The new study was funded by the National Science Foundation and the U.S. Department of Energy.

####

For more information, please click here

Contacts:
Pupa Gilbert

608-262-5829

Copyright © University of Wisconsin-Madison

If you have a comment, please Contact us.

Issuers of news releases, not 7th Wave, Inc. or Nanotechnology Now, are solely responsible for the accuracy of the content.

Bookmark:
Delicious Digg Newsvine Google Yahoo Reddit Magnoliacom Furl Facebook

Related News Press

News and information

NMTI announces breakthrough solutions for HAMR nanoantenna for next-generation ultra-high density magnetic storage November 21st, 2014

Leica Microsystems Presents Universal Hybrid Detector for Single Molecule Detection and Imaging at SfN and ASCB: Leica HyD SMD - the Optimal Detector for Precise and Reliable SMD data November 20th, 2014

Silver Nanoparticles Produced in Iran from Forest Plants Extract November 20th, 2014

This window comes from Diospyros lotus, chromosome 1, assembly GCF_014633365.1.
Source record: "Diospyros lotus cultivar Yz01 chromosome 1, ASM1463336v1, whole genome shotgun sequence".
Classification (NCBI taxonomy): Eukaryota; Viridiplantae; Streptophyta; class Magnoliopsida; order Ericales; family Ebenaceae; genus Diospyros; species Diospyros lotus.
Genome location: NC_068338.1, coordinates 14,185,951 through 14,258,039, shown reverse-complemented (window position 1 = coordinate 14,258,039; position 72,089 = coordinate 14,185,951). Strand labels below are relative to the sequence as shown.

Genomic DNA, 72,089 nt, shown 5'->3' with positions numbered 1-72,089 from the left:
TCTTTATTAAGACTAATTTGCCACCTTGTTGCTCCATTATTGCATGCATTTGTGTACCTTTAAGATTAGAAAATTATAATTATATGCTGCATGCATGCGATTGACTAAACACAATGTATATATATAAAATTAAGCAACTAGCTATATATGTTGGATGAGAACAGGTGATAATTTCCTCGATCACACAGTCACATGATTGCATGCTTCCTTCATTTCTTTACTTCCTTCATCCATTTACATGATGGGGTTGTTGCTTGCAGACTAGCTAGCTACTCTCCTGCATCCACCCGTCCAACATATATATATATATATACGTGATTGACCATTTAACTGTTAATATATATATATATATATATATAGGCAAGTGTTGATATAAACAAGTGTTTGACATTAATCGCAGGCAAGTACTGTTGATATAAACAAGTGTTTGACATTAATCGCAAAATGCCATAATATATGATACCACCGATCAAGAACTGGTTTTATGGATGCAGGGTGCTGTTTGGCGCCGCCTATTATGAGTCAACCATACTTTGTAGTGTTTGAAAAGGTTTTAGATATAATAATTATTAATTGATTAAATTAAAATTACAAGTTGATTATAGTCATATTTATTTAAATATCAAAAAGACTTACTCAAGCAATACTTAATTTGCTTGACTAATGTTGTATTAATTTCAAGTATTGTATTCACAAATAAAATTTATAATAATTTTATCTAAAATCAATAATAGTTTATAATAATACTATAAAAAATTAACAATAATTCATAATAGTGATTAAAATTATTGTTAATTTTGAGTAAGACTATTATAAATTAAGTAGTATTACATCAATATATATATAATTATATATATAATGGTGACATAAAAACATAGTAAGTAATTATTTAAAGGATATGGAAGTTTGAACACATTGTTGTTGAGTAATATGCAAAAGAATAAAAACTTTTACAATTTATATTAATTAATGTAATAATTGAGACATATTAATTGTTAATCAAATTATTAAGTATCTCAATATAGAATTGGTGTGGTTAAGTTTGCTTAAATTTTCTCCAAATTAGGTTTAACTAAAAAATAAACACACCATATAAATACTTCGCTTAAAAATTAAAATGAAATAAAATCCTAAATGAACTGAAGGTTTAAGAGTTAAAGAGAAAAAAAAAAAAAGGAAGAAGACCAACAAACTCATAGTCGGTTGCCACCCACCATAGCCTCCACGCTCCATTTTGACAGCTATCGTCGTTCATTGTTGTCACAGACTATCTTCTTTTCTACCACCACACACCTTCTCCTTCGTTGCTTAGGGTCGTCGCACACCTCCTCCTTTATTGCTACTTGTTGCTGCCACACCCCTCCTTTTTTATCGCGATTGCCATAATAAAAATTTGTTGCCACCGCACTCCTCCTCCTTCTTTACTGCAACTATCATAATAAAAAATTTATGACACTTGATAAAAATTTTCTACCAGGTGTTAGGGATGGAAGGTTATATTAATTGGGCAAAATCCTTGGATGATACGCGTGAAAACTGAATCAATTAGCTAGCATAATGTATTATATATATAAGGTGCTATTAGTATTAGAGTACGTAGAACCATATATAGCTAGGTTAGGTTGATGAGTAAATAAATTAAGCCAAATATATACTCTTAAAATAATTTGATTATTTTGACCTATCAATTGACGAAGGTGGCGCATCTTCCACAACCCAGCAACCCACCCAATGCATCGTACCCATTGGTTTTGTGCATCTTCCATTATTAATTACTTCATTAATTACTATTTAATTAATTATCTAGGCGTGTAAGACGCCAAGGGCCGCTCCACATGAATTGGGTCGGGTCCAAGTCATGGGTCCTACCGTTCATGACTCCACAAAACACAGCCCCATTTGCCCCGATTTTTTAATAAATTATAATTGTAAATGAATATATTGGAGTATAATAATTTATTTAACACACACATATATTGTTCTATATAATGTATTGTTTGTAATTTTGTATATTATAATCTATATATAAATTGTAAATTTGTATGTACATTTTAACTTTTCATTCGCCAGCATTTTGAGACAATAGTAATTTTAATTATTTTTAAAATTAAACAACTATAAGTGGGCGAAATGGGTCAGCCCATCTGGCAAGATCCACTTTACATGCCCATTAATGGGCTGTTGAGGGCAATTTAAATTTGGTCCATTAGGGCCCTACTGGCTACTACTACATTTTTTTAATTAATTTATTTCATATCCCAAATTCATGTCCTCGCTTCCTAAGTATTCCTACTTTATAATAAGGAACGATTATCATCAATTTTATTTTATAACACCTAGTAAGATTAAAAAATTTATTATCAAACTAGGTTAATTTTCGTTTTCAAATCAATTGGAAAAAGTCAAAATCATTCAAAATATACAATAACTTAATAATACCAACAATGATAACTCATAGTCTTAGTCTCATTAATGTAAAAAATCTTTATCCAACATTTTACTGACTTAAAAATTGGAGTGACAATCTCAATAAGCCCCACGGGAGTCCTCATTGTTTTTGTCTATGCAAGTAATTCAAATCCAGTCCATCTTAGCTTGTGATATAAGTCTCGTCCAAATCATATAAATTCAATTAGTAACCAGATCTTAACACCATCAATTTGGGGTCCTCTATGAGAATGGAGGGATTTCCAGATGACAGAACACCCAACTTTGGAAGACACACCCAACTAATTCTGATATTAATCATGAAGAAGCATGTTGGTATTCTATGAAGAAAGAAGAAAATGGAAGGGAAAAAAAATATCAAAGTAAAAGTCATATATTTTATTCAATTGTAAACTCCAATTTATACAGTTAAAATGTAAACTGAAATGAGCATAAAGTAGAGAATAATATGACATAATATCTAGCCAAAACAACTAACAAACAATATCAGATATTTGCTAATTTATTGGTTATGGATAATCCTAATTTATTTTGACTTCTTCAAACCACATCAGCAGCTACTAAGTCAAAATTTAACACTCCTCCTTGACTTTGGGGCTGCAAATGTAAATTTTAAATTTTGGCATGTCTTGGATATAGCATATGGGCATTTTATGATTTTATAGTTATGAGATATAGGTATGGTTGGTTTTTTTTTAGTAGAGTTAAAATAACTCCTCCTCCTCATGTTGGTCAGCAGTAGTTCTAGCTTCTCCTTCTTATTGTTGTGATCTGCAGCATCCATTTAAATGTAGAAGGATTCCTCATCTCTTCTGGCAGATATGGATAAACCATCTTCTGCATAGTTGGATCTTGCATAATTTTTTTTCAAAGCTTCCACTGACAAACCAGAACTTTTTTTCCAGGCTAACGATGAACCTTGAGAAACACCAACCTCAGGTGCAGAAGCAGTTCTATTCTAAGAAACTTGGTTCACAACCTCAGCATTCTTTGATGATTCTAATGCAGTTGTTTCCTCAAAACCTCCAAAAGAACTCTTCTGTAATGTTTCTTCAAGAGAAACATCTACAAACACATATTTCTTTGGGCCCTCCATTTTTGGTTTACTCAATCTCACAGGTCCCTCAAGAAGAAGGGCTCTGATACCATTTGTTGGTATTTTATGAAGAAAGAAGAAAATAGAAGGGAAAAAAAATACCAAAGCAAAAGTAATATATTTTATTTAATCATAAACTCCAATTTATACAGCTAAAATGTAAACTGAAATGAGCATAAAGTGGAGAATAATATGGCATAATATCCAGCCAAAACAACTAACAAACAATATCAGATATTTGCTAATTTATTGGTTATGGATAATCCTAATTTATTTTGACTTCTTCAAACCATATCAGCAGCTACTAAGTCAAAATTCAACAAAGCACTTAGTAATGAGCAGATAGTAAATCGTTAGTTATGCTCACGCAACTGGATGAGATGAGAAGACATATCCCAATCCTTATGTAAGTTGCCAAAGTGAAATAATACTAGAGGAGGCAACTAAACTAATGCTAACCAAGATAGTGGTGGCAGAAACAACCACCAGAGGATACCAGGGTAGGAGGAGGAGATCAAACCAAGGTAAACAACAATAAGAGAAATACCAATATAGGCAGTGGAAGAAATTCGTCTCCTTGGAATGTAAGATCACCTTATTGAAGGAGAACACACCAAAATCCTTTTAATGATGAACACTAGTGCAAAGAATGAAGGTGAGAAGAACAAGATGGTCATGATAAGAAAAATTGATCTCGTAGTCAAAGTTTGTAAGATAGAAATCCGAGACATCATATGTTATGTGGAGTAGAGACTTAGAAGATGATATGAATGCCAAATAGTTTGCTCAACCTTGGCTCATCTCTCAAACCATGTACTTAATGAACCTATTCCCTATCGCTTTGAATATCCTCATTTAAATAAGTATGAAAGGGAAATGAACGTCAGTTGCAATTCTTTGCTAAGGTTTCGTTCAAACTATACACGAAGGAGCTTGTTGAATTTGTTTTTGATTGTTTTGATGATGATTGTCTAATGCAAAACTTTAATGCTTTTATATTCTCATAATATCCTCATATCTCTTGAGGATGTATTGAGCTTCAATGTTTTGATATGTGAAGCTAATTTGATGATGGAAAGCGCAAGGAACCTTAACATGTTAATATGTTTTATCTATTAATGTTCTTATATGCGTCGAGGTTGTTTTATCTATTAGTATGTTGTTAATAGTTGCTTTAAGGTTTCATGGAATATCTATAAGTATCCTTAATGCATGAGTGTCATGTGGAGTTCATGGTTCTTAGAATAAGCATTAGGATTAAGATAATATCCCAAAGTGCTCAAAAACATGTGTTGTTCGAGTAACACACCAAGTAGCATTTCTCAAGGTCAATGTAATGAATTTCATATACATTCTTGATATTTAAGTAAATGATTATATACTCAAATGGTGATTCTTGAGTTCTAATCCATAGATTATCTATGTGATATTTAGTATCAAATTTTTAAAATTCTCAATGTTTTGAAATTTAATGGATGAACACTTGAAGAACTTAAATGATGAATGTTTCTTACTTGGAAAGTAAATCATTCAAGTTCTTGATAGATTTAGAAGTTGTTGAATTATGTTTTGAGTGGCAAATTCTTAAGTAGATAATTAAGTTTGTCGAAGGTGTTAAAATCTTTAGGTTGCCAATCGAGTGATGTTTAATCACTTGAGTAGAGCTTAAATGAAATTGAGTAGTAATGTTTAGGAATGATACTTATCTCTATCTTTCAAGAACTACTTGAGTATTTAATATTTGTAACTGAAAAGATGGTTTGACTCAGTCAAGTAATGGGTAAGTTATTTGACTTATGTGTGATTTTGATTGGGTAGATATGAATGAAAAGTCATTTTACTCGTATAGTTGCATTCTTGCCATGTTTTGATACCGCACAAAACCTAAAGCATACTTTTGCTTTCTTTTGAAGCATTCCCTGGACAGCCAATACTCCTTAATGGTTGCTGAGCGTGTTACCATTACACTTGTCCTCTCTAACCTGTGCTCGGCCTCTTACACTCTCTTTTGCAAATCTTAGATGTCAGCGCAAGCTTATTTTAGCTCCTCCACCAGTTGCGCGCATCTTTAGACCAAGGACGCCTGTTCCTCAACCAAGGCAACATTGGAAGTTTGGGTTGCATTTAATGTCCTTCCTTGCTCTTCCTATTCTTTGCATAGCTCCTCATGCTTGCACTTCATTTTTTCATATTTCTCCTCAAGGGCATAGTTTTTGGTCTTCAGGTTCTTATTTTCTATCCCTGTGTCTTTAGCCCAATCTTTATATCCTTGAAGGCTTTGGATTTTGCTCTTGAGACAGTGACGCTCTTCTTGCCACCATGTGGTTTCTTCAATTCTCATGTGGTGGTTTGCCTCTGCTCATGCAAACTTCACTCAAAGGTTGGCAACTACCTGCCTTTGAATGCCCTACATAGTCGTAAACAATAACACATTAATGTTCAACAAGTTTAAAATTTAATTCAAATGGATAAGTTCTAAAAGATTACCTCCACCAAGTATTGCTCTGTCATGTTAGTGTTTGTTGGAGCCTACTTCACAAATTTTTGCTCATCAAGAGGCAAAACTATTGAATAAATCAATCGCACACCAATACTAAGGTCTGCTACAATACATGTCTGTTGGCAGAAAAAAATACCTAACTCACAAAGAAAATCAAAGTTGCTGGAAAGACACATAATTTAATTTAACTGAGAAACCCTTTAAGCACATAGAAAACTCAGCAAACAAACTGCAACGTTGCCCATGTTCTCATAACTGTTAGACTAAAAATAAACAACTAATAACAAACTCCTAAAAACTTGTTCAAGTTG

Nano Sorbents Able to Remove Pollutions Caused by Oil Derivatives November 20th, 2014

Govt.-Legislation/Regulation/Funding/Policy

NMTI announces breakthrough solutions for HAMR nanoantenna for next-generation ultra-high density magnetic storage November 21st, 2014

Sustainable Nanotechnologies Project November 20th, 2014

Quantum mechanical calculations reveal the hidden states of enzyme active sites November 20th, 2014

NRL Scientists Discover Novel Metamaterial Properties within Hexagonal Boron Nitride November 20th, 2014

Discoveries

NMTI announces breakthrough solutions for HAMR nanoantenna for next-generation ultra-high density magnetic storage November 21st, 2014

UO-industry collaboration points to improved nanomaterials: University of Oregon microscope puts spotlight on the surface structure of quantum dots for designing new solar devices November 20th, 2014